Welcome to our growth mindset page. Having a growth mindset is one of the key drivers of our broad and balanced curriculum (along with mastery and challenge) and this page aims to give information about the approach and how we use it to support the positive learning values we hold and demonstrate. Growth mindset is at its best when all members of the school community – pupils, parents, all staff, governors and other stakeholders – champion the approach. In this way, we work together so that all pupils of Hadleigh Junior School achieve and progress well and have a happy and fulfilling time.
What is a growth mindset?
The term ‘growth mindset’ refers to a way of thinking, learning and facing challenge. Those with a growth mindset believe that personal traits, like intelligence and talent, are not fixed but can change and improve. Change can be made through perseverance, practice and effort. Those with a growth mindset are willing to listen to and act on feedback about tasks they have completed. They are happy to make mistakes and share them with others, believing that we learn through our mistakes because this improves things for next time. A person with a growth mindset is willing to persevere and push themselves, sometimes outside of their comfort zone.
In this way, fixed mindset statements like these:
Much research has taken place over the last twenty years or so to support growth mindset thinking by many different scientists. Perhaps one of the most well-known is Carol Dweck. There is much literature to be found on her theories and supporting research, as well as that of other key people. Some of these are included in our further reference list below.
Why growth mindset for our school?
We recognise that our world is one of change and pace. Our young people will need to be able to keep up with it and so qualities like resilience and perseverance will be extremely valuable as they progress through school and further education and into the working world.
We want our pupils to have choices as they grow and develop. We want them to be able to do and achieve the things they want to. We want them to have self-belief and the confidence to ‘have a go’. The staff at Hadleigh Junior School believe that helping our pupils to develop a growth mindset will give them the best possible start.
Our story so far
Our story began in February, 2017, with whole staff training. Almost everyone attended: Senior Leaders, teachers, Learning Mentor, TAs, finance and administration staff, site manager, site staff, IT technician, kitchen staff, midday assistants, PE apprentice. We were also joined by infant colleagues.
The whole growth mindset approach was launched in March, 2017. The children learned about the brain and were introduced to the principles and language of growth mindset. Each class developed a growth mindset display. In May, 2017, we held parent workshops and our growth mindset culture began to develop.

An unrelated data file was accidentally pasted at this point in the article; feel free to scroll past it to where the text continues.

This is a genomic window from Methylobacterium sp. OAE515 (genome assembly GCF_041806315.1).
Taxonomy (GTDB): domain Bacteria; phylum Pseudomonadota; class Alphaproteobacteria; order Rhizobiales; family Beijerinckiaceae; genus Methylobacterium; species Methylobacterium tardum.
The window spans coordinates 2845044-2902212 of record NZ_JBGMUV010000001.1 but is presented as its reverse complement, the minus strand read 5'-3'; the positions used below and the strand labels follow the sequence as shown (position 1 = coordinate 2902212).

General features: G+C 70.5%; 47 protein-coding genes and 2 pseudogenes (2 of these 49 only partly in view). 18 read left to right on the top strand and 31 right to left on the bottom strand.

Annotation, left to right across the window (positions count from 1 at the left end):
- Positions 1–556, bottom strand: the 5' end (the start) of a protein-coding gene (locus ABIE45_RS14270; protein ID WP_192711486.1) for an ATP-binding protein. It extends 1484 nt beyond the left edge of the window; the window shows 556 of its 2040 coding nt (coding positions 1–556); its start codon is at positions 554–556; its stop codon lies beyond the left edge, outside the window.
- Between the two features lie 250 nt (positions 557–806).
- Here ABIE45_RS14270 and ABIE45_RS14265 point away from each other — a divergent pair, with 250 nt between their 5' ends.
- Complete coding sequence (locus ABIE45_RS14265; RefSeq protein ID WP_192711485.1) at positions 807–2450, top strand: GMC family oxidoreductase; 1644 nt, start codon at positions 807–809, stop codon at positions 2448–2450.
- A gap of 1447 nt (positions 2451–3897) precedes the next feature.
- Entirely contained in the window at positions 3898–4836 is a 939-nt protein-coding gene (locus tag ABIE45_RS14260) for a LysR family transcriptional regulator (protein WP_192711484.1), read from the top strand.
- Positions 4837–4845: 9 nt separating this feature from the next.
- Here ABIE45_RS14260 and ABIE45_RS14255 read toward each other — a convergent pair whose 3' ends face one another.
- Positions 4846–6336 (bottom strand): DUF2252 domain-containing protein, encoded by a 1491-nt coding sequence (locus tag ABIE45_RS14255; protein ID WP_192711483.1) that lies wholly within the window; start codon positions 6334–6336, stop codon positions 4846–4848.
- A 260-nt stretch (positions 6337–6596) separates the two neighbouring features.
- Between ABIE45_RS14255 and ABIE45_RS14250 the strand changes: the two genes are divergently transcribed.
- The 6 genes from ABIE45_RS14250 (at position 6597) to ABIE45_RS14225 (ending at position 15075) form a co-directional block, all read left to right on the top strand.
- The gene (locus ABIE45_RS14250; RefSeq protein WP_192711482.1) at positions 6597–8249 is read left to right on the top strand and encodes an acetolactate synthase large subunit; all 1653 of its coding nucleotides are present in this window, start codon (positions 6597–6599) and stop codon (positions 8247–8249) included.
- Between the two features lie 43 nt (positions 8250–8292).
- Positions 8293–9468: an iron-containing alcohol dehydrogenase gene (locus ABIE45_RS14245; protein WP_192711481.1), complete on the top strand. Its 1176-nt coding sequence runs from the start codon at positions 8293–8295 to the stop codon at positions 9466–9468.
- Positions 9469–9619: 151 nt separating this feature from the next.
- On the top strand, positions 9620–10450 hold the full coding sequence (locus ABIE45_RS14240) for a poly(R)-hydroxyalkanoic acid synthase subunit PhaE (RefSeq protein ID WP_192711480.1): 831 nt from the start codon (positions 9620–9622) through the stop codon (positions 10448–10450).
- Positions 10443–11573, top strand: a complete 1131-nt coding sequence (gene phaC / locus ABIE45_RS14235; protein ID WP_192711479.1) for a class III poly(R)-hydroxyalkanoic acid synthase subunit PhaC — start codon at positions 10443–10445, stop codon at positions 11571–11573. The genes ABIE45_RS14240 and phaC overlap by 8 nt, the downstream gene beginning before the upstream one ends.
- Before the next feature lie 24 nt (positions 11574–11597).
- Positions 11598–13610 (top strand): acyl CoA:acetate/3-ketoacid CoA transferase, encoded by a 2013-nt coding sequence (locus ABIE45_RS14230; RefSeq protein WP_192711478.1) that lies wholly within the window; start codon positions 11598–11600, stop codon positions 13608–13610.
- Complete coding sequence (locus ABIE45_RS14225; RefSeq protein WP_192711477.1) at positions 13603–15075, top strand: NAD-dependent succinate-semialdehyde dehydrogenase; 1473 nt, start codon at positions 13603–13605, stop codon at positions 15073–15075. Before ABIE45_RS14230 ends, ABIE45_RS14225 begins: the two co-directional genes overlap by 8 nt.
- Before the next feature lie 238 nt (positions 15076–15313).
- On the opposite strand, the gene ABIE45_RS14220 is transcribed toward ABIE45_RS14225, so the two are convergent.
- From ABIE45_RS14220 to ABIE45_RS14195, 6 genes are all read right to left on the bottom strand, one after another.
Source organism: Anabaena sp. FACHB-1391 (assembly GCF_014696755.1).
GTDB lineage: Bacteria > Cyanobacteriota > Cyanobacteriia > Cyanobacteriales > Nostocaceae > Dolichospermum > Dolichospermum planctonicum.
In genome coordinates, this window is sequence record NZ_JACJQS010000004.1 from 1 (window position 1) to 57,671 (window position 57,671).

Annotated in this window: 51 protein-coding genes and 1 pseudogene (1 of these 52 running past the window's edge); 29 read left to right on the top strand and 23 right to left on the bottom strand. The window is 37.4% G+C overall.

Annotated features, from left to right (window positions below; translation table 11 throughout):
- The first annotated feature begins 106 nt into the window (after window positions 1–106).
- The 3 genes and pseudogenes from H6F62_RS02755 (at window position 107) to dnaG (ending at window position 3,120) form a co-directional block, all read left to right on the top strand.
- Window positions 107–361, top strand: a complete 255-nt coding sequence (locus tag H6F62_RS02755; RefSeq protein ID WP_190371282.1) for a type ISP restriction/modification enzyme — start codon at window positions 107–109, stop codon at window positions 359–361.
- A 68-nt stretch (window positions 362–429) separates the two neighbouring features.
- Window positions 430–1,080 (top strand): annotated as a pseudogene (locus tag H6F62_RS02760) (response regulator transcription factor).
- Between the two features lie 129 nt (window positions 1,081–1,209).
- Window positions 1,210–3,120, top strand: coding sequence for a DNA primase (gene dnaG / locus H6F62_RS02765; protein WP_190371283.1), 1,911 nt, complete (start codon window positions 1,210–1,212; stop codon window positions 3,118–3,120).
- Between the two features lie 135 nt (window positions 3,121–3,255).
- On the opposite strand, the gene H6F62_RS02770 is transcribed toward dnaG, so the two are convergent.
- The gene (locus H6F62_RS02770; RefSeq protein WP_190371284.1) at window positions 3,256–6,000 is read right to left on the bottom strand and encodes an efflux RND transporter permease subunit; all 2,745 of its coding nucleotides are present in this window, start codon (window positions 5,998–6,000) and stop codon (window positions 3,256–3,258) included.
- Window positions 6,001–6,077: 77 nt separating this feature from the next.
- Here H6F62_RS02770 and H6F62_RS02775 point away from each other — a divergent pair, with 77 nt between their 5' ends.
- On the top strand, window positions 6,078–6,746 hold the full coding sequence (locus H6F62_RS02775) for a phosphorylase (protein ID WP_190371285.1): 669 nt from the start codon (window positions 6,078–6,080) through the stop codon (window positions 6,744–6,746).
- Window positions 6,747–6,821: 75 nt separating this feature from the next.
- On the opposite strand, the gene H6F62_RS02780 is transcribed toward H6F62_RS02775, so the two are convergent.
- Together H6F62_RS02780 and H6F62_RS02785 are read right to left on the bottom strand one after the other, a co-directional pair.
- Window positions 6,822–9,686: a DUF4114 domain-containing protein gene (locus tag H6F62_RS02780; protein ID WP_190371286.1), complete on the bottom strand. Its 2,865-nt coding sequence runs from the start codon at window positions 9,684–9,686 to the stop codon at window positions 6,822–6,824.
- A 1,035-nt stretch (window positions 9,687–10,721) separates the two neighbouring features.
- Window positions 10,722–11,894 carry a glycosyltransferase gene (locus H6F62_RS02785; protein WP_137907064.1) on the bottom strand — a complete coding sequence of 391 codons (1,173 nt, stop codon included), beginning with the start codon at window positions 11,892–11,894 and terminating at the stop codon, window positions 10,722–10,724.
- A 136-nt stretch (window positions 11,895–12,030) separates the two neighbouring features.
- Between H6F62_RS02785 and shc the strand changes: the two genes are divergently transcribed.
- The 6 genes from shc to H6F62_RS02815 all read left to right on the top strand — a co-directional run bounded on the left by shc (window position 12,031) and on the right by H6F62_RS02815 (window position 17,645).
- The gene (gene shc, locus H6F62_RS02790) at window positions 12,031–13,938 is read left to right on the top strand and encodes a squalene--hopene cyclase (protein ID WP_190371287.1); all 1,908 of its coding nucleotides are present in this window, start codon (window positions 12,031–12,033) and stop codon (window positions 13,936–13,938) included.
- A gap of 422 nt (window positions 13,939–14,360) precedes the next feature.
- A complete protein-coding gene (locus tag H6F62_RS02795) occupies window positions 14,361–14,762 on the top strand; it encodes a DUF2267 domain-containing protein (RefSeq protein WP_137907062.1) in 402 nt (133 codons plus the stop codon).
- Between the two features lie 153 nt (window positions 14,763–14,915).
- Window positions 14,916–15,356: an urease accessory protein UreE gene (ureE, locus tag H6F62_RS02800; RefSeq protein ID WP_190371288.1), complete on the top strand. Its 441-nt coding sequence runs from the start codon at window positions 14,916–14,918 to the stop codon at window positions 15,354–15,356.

Growth mindset is now embedded in our school and is one of the key drivers of our vision. You will see it in lessons, in clubs, in assemblies, in our feedback, in school literature, in our partnership with parents and in our partnerships with SEEAT and other key stakeholders. Our pupils speak proudly about having a growth mindset, about how they keep trying until they improve and how they are not worried about making mistakes because we learn from them. Having a growth mindset will ensure that our pupils are well equipped with key qualities to help them achieve and progress well with a positive attitude and a happy outlook.
For further resources and information please see the list below. The posters particularly capture the essence of growth mindset.
We hope you have found this information useful and that you will continue to support our school in this valuable initiative. Please feel free to call me if you have any questions.
Growth mindset discussion story books to share with children:
‘I can’t do this’ by K J Walton
‘A Muddle of Mistakes’ by K J Walton
‘Giraffes can’t dance’ by Giles Andrae and Guy Parker
‘All kinds of ways to be smart’ by Judy Lalli
‘Your fantastic elastic brain’ by JoAnn Deak
‘Angelina ballerina’ by Katharine Holabird
‘The Dot’ by Peter Reynolds
‘Rosie Revere Engineer’ by Andrea Beaty
‘Ryan the Spy and : the SuperHero secret’ by Jason Rago
‘Cindersilly’ by Diana B. Thompson
‘Everyone can learn to ride a bicycle’ by Chris Raschka
‘Cleversticks’ by Bernard Ashley
‘Rooting for You’ by Susan Hood
‘Snail Trail’ by Ruth Brown
‘The girl who never made mistakes’ by Mark Pett and Gary Rubinstein
‘Mirette on the High Wire’ by Emily Arnold McCully
‘Mistakes that worked’ by Charlotte Foltz Jones
‘Turbo – Racing Team’ by (Tubo Mega Sounds – Igloo Books Ltd)
‘Three cheers for Errol’ by Babette Cole
‘When Lizzy was afraid of trying new things’ by Inger Maier
‘William Worrydactyl’ by Brian Moses and Mike Gordon
‘Regina’s big mistake’ by Marissa Moss
‘Going Places’ by Peter Reynolds
‘Ish’ by Peter Reynolds
‘Someday’ by Eileen Spinella
‘I can do it!’ By Pat Thomas
‘Beautiful Oops’ by Barney Saltzberg
‘Possum Magic’ by Mem Fox
‘Zog’ by Julia Donaldson
Growth Mindset theory
Mindset - Updated Edition: Changing The Way You think To Fulfil Your Potential by Carol Dweck
Grit: Why passion and resilience are the secrets to success by Angela Duckworth
Growth Mindset Pocketbook by Barry Hymer
Here are a selection of quotes that link to a growth mindset:
“It’s hard to beat a person that never gives up.”- Babe Ruth
“Anyone who stops learning is old, whether at twenty or eighty. Anyone who keeps learning stays young.” - Henry Ford
“Life isn’t about finding yourself. Life is about creating yourself.” - George Bernard Shaw
“Amateurs call it genius. Masters call it practice.” – Thierry Henri
“I can accept failure. Everyone fails at something. But I can’t accept not trying.” – Michael Jordan